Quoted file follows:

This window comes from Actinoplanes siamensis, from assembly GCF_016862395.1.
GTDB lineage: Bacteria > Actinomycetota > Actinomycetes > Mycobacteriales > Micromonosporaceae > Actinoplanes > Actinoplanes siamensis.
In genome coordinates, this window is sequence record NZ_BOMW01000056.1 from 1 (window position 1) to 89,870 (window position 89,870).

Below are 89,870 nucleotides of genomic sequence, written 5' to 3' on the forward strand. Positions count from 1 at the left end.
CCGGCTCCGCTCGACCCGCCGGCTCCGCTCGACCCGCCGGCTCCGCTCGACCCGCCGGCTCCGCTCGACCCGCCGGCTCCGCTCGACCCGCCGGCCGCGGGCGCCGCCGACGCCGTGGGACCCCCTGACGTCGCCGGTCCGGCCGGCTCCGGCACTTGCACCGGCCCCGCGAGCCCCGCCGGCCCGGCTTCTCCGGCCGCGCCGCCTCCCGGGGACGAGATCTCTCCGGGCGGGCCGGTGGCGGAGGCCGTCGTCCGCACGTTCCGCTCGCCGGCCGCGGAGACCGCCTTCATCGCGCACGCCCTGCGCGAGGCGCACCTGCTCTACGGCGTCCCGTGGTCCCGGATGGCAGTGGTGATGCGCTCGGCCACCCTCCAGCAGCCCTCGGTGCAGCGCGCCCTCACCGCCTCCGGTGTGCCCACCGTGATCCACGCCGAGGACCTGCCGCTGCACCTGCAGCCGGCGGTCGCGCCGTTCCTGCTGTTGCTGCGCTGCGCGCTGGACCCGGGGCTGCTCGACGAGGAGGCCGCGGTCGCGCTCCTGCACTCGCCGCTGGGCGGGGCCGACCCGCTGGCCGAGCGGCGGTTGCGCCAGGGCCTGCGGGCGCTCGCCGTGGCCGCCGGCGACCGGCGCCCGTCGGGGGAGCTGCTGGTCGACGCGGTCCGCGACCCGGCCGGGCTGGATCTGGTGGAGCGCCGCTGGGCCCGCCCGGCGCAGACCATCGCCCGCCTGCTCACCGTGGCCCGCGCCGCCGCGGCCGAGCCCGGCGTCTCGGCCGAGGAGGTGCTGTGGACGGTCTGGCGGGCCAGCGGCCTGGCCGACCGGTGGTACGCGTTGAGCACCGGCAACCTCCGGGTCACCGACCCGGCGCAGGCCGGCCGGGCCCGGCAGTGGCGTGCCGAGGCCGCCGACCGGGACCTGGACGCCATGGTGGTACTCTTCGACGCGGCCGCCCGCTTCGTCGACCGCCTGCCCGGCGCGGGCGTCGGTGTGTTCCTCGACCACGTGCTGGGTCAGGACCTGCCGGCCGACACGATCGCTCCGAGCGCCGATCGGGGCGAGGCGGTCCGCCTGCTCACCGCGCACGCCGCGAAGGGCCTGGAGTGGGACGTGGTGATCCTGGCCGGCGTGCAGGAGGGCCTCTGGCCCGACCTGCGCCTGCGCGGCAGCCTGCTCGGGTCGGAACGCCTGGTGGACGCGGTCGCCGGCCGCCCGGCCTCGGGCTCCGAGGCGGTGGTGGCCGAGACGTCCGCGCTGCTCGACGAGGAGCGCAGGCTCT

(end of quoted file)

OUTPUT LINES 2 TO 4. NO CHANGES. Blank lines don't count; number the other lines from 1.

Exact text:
GTDB lineage: Bacteria > Actinomycetota > Actinomycetes > Mycobacteriales > Micromonosporaceae > Actinoplanes > Actinoplanes siamensis.
In genome coordinates, this window is sequence record NZ_BOMW01000056.1 from 1 (window position 1) to 89,870 (window position 89,870).

Below are 89,870 nucleotides of genomic sequence, written 5' to 3' on the forward strand. Positions count from 1 at the left end.